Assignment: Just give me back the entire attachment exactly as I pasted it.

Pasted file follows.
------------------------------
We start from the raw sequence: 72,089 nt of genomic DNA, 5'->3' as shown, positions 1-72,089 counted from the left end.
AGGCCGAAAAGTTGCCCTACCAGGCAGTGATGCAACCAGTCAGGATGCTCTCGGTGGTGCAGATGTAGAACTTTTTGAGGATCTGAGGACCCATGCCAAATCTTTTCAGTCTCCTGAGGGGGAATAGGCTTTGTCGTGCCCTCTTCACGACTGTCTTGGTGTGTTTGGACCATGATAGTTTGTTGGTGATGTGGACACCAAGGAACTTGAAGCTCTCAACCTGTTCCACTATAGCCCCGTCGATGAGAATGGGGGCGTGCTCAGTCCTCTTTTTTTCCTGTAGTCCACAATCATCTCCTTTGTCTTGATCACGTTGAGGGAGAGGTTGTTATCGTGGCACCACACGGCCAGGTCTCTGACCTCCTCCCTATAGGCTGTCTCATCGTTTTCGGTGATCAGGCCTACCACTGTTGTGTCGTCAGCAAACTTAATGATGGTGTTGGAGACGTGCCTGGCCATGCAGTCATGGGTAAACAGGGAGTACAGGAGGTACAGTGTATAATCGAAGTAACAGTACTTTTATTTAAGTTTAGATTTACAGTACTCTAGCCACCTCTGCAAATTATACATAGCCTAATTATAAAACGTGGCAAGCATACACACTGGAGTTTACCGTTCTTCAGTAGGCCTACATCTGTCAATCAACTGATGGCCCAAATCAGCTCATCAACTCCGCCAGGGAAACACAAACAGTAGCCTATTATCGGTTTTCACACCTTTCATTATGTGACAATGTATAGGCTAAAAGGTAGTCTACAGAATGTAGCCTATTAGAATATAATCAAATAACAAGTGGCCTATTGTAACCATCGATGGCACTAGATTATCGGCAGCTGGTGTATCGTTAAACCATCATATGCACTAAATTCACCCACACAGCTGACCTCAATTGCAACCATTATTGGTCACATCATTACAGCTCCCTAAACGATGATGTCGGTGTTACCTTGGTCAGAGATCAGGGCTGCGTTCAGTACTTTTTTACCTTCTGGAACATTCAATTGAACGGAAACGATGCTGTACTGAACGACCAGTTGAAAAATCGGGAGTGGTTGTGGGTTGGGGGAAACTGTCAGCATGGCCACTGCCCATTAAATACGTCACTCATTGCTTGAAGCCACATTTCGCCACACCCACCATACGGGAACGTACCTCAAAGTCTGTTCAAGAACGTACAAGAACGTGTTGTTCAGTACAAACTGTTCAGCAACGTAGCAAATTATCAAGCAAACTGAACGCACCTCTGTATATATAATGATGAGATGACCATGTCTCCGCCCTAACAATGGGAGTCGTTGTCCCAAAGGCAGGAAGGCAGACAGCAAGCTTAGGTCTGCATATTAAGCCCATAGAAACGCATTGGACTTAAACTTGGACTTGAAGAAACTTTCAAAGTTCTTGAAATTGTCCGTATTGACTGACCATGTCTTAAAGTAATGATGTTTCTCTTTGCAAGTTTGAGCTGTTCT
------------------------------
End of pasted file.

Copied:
We start from the raw sequence: 72,089 nt of genomic DNA, 5'->3' as shown, positions 1-72,089 counted from the left end.
AGGCCGAAAAGTTGCCCTACCAGGCAGTGATGCAACCAGTCAGGATGCTCTCGGTGGTGCAGATGTAGAACTTTTTGAGGATCTGAGGACCCATGCCAAATCTTTTCAGTCTCCTGAGGGGGAATAGGCTTTGTCGTGCCCTCTTCACGACTGTCTTGGTGTGTTTGGACCATGATAGTTTGTTGGTGATGTGGACACCAAGGAACTTGAAGCTCTCAACCTGTTCCACTATAGCCCCGTCGATGAGAATGGGGGCGTGCTCAGTCCTCTTTTTTTCCTGTAGTCCACAATCATCTCCTTTGTCTTGATCACGTTGAGGGAGAGGTTGTTATCGTGGCACCACACGGCCAGGTCTCTGACCTCCTCCCTATAGGCTGTCTCATCGTTTTCGGTGATCAGGCCTACCACTGTTGTGTCGTCAGCAAACTTAATGATGGTGTTGGAGACGTGCCTGGCCATGCAGTCATGGGTAAACAGGGAGTACAGGAGGTACAGTGTATAATCGAAGTAACAGTACTTTTATTTAAGTTTAGATTTACAGTACTCTAGCCACCTCTGCAAATTATACATAGCCTAATTATAAAACGTGGCAAGCATACACACTGGAGTTTACCGTTCTTCAGTAGGCCTACATCTGTCAATCAACTGATGGCCCAAATCAGCTCATCAACTCCGCCAGGGAAACACAAACAGTAGCCTATTATCGGTTTTCACACCTTTCATTATGTGACAATGTATAGGCTAAAAGGTAGTCTACAGAATGTAGCCTATTAGAATATAATCAAATAACAAGTGGCCTATTGTAACCATCGATGGCACTAGATTATCGGCAGCTGGTGTATCGTTAAACCATCATATGCACTAAATTCACCCACACAGCTGACCTCAATTGCAACCATTATTGGTCACATCATTACAGCTCCCTAAACGATGATGTCGGTGTTACCTTGGTCAGAGATCAGGGCTGCGTTCAGTACTTTTTTACCTTCTGGAACATTCAATTGAACGGAAACGATGCTGTACTGAACGACCAGTTGAAAAATCGGGAGTGGTTGTGGGTTGGGGGAAACTGTCAGCATGGCCACTGCCCATTAAATACGTCACTCATTGCTTGAAGCCACATTTCGCCACACCCACCATACGGGAACGTACCTCAAAGTCTGTTCAAGAACGTACAAGAACGTGTTGTTCAGTACAAACTGTTCAGCAACGTAGCAAATTATCAAGCAAACTGAACGCACCTCTGTATATATAATGATGAGATGACCATGTCTCCGCCCTAACAATGGGAGTCGTTGTCCCAAAGGCAGGAAGGCAGACAGCAAGCTTAGGTCTGCATATTAAGCCCATAGAAACGCATTGGACTTAAACTTGGACTTGAAGAAACTTTCAAAGTTCTTGAAATTGTCCGTATTGACTGACCATGTCTTAAAGTAATGATGTTTCTCTTTGCAAGTTTGAGCTGTTCT